Indian Economy On Recovery Path ALL SMILES!
As India is set to announce overall fiscal 09-10 final performance figures, there is a certain air of expectancy. This is primarily so because these figures would form the pivot on which the economy would grow for the current fiscal. There is an air of expectancy with a strong view favouring India set for a great year ahead. The Reserve Bank of India (RBI) is optimistic about the economy expanding by eight per cent this fiscal, despite tightening of the monetary policy.
“The Indian economy is firmly on the recovery path… the baseline projection of real GDP growth for 2010-11 is placed at eight per cent with an upside bias,” the apex bank said in its April 20 monetary policy statement. GDP growth for FY’10 was seen at 7.2-7.5 per cent. The RBI’s optimism about an eight per cent growth in FY’ 11 is based on the fact that India’s exports have been growing and industrial sector recovery has become more broad-based.
The finance ministry too is quite in sync on the growth figures. A GDP growth rate of last quarter of fiscal 2009-10 will end up exceeding 8.6 per cent and the same is likely to go at upper end of eight per cent in fiscal 2010-11 as economic indicators are turning for better, Chief Economic Advisor to the Finance Ministry, Prof Kaushik Basu, last week told industry body, ASSOCHAM.
The buoyant mood is reflected also in the latest economic outlook by FICCI, which says the Indian economy appears to be in fine fettle. The GDP growth is expected to clock 8.7 per cent in the last quarter of 2009-10 and further improve to 8.9 per cent in the first quarter of the current fiscal (2010-11), leading economists have forecast in FICCI’s Economic Outlook Survey.
The FICCI survey reveals that while the industrial economy is expected to look down, with growth paring from 10 per cent in 2009-10 to 9.2 per cent in 2010-11, the growth in agriculture & allied services and services is forecast to turn in a better performance.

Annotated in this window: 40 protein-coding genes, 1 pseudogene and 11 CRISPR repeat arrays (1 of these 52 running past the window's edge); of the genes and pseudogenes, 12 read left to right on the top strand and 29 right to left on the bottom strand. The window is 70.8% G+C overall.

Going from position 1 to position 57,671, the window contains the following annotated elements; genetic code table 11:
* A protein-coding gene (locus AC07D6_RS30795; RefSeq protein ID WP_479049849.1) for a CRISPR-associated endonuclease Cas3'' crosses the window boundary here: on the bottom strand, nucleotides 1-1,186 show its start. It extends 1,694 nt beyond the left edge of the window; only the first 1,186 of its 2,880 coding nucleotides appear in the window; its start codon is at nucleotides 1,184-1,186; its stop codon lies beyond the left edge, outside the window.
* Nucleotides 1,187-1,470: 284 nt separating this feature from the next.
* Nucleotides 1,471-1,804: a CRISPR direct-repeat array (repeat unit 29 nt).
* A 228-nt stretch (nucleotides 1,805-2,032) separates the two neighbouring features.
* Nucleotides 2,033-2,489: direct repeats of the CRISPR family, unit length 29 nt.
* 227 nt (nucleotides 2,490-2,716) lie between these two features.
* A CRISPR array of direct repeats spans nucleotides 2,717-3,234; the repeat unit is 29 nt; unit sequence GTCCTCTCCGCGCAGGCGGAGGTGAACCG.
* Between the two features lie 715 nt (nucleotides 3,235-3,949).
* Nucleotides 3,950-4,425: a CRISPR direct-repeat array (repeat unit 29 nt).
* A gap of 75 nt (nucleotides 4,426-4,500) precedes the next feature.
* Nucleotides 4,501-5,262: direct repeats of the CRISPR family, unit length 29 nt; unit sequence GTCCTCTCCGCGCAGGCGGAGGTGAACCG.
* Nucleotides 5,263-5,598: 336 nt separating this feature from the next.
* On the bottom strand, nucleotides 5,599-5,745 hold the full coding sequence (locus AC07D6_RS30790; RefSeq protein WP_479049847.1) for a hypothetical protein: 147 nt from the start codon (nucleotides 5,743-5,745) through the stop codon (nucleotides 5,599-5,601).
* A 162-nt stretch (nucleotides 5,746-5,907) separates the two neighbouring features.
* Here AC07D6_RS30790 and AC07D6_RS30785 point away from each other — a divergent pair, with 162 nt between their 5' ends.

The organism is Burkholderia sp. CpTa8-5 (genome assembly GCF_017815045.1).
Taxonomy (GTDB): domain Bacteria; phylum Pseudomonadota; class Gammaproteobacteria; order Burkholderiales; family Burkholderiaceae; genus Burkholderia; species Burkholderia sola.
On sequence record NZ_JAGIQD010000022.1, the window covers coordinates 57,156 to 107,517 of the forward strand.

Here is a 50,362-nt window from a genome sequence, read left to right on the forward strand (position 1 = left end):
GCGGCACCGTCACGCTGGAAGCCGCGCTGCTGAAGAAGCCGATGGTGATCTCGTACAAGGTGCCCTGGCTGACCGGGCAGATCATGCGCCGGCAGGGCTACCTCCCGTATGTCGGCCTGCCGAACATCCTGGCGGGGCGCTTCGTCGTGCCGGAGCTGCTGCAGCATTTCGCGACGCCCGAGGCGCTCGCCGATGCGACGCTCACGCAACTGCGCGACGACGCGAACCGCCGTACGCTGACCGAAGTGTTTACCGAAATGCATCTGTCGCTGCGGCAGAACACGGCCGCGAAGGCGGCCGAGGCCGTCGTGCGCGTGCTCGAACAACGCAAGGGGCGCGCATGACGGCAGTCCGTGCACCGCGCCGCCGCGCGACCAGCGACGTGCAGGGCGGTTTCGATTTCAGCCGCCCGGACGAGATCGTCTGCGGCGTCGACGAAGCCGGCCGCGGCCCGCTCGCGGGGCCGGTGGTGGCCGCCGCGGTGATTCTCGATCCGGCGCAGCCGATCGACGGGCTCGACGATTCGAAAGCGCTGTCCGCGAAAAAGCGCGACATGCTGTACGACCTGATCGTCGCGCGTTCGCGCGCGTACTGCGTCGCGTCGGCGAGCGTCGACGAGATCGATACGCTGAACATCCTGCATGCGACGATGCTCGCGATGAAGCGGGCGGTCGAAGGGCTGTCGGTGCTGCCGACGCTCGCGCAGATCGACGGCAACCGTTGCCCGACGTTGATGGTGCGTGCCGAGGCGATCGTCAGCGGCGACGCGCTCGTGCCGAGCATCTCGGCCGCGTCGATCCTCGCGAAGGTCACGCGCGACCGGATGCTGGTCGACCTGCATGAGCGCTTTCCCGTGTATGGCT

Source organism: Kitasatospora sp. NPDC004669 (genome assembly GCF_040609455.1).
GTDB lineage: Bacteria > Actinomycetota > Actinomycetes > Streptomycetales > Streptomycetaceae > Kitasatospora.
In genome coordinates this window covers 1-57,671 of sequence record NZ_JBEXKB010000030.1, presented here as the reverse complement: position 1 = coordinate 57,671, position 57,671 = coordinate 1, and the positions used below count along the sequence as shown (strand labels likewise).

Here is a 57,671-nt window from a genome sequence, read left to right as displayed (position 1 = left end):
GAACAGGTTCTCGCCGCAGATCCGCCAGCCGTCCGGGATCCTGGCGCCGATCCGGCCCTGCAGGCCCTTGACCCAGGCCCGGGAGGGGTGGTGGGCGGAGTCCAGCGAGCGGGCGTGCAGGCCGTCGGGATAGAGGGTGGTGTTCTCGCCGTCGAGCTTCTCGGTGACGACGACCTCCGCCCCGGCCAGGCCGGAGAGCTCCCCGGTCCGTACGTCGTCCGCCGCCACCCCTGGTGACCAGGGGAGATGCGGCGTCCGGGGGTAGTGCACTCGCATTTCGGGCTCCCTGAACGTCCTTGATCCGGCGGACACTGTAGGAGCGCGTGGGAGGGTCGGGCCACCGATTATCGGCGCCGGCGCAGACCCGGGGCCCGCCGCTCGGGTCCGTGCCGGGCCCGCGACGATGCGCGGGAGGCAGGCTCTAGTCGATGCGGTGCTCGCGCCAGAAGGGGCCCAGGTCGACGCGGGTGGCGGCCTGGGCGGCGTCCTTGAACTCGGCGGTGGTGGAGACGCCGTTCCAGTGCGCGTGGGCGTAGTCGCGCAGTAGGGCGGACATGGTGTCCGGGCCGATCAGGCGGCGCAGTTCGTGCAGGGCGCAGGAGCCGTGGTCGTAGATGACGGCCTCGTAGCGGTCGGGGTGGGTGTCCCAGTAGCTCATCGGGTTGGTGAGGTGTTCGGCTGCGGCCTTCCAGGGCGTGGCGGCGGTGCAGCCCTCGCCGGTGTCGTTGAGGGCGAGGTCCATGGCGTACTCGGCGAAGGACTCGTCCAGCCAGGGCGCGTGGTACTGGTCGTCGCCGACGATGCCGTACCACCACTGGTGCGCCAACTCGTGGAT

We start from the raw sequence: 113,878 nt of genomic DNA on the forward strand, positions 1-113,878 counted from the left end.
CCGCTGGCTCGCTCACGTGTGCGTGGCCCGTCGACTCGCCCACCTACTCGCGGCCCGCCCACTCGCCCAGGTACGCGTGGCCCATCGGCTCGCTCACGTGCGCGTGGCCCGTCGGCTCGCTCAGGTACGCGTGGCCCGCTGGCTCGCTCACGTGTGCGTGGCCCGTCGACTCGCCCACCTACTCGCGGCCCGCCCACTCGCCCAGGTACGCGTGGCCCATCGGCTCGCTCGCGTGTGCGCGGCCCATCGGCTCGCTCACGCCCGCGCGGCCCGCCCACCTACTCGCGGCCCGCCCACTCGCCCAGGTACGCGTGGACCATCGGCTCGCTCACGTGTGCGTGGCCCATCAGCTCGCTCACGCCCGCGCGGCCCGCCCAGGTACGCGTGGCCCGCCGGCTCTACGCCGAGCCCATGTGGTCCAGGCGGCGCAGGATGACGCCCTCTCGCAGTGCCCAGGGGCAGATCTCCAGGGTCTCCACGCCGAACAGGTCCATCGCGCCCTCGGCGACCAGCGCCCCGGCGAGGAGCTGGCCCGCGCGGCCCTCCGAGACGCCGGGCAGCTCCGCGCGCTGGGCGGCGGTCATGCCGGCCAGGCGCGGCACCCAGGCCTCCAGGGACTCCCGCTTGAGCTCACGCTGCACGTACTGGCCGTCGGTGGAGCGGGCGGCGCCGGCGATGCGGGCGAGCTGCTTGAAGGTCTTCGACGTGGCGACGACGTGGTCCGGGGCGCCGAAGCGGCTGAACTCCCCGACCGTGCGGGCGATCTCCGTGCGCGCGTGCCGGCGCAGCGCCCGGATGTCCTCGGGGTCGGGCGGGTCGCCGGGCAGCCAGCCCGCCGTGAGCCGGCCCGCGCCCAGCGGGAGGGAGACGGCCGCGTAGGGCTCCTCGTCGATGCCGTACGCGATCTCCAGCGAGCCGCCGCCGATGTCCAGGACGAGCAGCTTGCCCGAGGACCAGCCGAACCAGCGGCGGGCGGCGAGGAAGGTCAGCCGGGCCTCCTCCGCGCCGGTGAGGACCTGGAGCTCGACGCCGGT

The economists project agriculture and allied services to achieve a negative growth of 0.2 per cent in 2009-10, but this performance is expected improve in the current fiscal to four per cent. The services sector growth is expected to look up from 8.1 per cent to 9.3 per cent during the period.
On inflation, which comes across as an unresolved issue, government would suggest that it has things under control. Prof Basu said that inflation which will remain at double digit for a while would fall below ten per cent within two months or so. He elaborated that inflation, according to the Finance Ministry had peaked up because its core part went up and was likely to stay firm in double digit for close to two months or so and thereafter inch down to single digit.
Although, figures for GDP growth for January-March 2010 are yet to be released, the Finance Ministry feels that last quarter of fiscal 2009-10 would end up clocking a growth rate of over 8.6 per cent since economy is by and large on growth path. Emerging economic indicators to this effect support this projections, felt Prof Basu.
Prof Basu three pronged strategy for India to stay on high growth path by laying mega export thrust, increase share of total trade as percentage of its national GDP as also increase savings rate by making India huff for higher education.
Majority of the participants also
feel that given the comfortable liquidity position in the system, a hike in policy rates by RBI is unlikely to be followed by an immediate hike in interest rates by banks. Even if banks increase the lending rates, corporate would not see much of an impact on their bottom line as other (non-bank sources) of funds could be substituted for bank funding. The RBI marginally increased the reverse rep rate by 0.25 basis points in its April 20 policy statement.